Astronomers spot "invisible" galaxies at the dawn of the universe
Astronomers have spotted two “invisible” galaxies hiding near the dawn of the universe. The team used radio waves to peer behind a curtain of dust that was obscuring them from view, and the find suggests that there were far more galaxies in the early universe than previously thought.
The Hubble Space Telescope is one of our most powerful cosmic eyes, able to see objects more than 13 billion light-years away. And because space and time are so intertwined, the objects it sees at that distance are seen as they were 13 billion years ago, allowing astronomers to effectively look back in time to the universe’s early childhood.
But Hubble can’t see everything. It watches the skies mostly in ultraviolet and visible wavelengths of light, with some near-infrared capability. Other telescopes, scanning the cosmos in other wavelengths, can reveal new details – and that’s exactly what happened here, as astronomers investigated a well-studied region of space using the Atacama Large Millimeter Array (ALMA), which captures radio waves.
"We were looking at a sample of very distant galaxies, which we already knew existed from the Hubble Space Telescope,” says Pascal Oesch, an author of the study. “And then we noticed that two of them had a neighbor that we didn’t expect to be there at all. As both of these neighboring galaxies are surrounded by dust, some of their light is blocked, making them invisible to Hubble.”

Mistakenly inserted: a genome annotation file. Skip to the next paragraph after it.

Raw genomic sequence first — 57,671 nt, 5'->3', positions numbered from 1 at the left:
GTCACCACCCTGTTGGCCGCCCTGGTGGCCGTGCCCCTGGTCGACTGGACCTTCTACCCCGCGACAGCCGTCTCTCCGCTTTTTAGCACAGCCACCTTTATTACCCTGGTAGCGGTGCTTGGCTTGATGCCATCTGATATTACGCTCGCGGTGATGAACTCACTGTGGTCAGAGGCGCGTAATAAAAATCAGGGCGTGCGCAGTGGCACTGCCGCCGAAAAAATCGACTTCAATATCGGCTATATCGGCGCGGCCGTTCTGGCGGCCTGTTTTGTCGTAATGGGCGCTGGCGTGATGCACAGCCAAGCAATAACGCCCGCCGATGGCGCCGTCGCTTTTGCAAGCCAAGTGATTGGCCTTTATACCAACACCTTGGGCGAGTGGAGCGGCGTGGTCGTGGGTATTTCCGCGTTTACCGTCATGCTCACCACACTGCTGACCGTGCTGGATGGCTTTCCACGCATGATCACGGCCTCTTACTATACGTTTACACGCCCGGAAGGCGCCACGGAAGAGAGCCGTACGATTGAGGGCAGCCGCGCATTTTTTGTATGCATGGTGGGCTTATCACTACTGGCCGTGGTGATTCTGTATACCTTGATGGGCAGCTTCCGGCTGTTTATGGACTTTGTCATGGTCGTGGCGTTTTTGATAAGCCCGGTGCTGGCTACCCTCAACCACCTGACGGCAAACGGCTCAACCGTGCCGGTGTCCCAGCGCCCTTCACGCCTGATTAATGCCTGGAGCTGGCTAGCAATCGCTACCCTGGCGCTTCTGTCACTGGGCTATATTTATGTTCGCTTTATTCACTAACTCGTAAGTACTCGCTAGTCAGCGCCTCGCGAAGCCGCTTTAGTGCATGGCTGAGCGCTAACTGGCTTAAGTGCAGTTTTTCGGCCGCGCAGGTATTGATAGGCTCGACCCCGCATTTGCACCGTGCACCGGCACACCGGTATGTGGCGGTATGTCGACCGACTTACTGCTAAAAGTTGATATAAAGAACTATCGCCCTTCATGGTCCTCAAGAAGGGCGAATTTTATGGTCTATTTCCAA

The two newly discovered galaxies have been named REBELS-12-2 and REBELS-29-2, and although the light from them has traveled 13 billion years to reach us, the galaxies are actually much farther away than that now. Thanks to the expansion of the universe, the galaxies are now a staggering 29 billion light-years away, making them among the most distant known galaxies.
Their discovery also raises some intriguing new questions about the early universe. The team calculated that between 10 and 20 percent of galaxies from around that time may be hiding behind dust clouds, meaning our models of the evolution of the universe could be off by a wide margin.
"We are trying to put the big puzzle about the universe’s formation together and answer the most basic question: ‘Where does it all come from?’” says Oesch. “The invisible galaxies that we’ve discovered in the early universe are some of the first building blocks of the mature galaxies we see around us in the universe today. So that’s where it all began.”
And soon, we should have even more powerful instruments to find these hidden galaxies. The James Webb Space Telescope (if it ever actually launches) will specialize in infrared imaging of the cosmos, which is perfect for seeing deeper into space than ever before. That’s because the expansion of the universe is stretching light from more distant objects further towards the infrared end of the spectrum. If all goes to plan, Webb should finally launch on December 22.
The new study was published in the journal Nature.
Source: University of Copenhagen